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The new Chinese cap and trade program for electric cars takes effect January 1. What happens in China could have a profound impact on the global auto industry and emissions policies in other countries.

Cap And Trade

China’s NEV Cap & Trade Program Begins January 1. Will It Make China The Leader In EV Manufacturing?

The new Chinese cap and trade program for electric cars takes effect January 1. What happens in China could have a profound impact on the global auto industry and emissions policies in other countries.

China is placing a huge bet on what it calls “new energy vehicles,” which it defines as those powered by a battery, a plug-in hybrid powertrain, or a fuel cell. As of January 1, 2019, 10% of all cars manufactured by a foreign or domestic car company must be a NEV. The goal will ratchet up to 12% in 2020 and every year thereafter until approximately 20% of all new cars made in China are NEVs.

Actually, there are some details of the plan that require some clarification. First, the requirement only applies to companies that make more than 30,000 vehicles a year. Look for a significant number of companies cranking out just 29,987 cars a year to develop. Second, battery electric and fuel cell cars get extra credit under the plan depending on how far they can go on battery power alone. So a company that sells lots of long range BEVs can meet the demands of the system even if the actual number of vehicles it builds is less than 10% of its total.

Companies that fail to meet the target will be required to buy NEV credits from other companies which exceed their quota. If there are no credits available, they will have to pay fines to the government. In an extreme case, the government can order a company to cease production. The program is modeled after the ZEV program created by the California Air Resources Board more than a decade ago.

Ramping Up The Pressure

“The pressure is mounting,” Yunshi Wang, director of the China Center for Energy and Transportation at the University of California –  Davis, tells Bloomberg. “This could be a model for other countries; it could be a game changer globally.” Last May, BNEF claimed,  “This is probably the single most important piece of EV legislation in the world,” because it will force all global manufacturers — or those with global pretensions — to confront the reality of building zero emissions vehicles.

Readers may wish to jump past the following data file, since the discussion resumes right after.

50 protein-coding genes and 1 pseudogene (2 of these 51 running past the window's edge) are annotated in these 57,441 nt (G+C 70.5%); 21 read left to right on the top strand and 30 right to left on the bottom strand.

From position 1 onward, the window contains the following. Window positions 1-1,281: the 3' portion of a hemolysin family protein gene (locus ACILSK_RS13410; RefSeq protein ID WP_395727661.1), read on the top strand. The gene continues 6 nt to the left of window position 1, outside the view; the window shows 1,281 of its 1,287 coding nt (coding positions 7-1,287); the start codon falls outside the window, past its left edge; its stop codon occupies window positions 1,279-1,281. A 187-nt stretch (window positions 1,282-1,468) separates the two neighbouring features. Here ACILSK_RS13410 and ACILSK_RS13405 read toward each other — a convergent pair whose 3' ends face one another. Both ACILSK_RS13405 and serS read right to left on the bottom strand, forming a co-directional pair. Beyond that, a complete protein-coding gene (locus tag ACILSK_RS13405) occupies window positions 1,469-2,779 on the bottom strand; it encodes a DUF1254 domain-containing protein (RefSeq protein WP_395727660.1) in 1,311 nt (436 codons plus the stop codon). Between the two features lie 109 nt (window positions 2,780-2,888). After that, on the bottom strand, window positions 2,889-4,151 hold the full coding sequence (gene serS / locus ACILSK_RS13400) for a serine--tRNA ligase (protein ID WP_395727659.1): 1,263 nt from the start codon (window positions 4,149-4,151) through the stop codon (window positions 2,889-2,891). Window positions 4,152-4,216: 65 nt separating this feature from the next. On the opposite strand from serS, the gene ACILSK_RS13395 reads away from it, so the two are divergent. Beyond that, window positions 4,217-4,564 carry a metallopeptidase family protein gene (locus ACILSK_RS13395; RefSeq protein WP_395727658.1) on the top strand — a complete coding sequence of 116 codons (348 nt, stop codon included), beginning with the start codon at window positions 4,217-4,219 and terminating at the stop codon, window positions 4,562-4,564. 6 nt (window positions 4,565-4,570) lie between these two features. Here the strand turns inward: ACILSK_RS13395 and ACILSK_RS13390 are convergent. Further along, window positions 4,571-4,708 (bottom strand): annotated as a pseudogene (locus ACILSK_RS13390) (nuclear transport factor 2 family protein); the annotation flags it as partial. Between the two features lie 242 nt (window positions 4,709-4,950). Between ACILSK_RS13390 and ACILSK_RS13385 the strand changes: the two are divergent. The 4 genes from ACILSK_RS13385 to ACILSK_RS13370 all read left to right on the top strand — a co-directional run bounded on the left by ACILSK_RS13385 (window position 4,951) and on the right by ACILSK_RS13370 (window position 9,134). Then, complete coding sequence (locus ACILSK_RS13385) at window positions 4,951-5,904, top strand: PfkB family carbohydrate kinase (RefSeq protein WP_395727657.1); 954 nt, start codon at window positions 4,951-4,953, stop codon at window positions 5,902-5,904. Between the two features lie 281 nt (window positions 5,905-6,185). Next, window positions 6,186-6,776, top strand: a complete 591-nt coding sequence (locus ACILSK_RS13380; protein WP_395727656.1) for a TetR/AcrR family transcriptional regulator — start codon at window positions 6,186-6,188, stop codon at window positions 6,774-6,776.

At over 22 million new vehicles a year, the Chinese car market is the largest of the world, which makes it vitally important to global car companies. 40% of all new VWs produced last year were sold in China and more than half of all BMWs. Every major car company has a presence in China, so the rules of the game there will have a direct and immediate impact on the cars they make for other markets. China is now the tail that wags the dog in the world of auto manufacturing.

Detroit Falling Behind

If that’s so, why are all those companies clamoring to the US government to loosen emissions standards? It is well known that building cars to conform to varying standards costs manufacturers more money. Jointly, they could save a ton of cash if there was one global standard. Chinese customers may not be in love with pickup trucks the way Americans are, but they clearly prefer SUVs to any other style of vehicle just as people in America do. Couldn’t GM, and Ford, and Chrysler use the knowledge they gain from making SUVs with electric motors for China to make similar cars for the US?

Bloomberg observes, “The message coming from the world’s largest emitter of greenhouse gases [the United States] is clear: Even as President Trump withdraws support for alternative fuels, attempts to gut mileage requirements, and begins the process of pulling out of the Paris Agreement on climate change, China is dead serious about leading the way to an electrified future.”

It suggests such leadership will make it a dominant force in vehicle manufacturing going forward. The implication is the US will continue to decline in importance in the industry. “For global car makers, it’s increasingly clear that policymakers in Beijing, not Washington, are in the driver’s seat,” it says.

US Takes A Back Seat

“Trade wars are easy to win,” brags the Jackass In Chief. He’s right. What is difficult is predicting the winner. According to Maersk, the world’s largest transoceanic shipping company, American imports grew about 10% in the third quarter after the Trumpster imposed a range of tariffs on Chinese made goods. On the other hand, American exports fell by up to 30% in the same quarter. There may be any number of explanations for those numbers but they beg this question, “Are we winning yet, Donald?”

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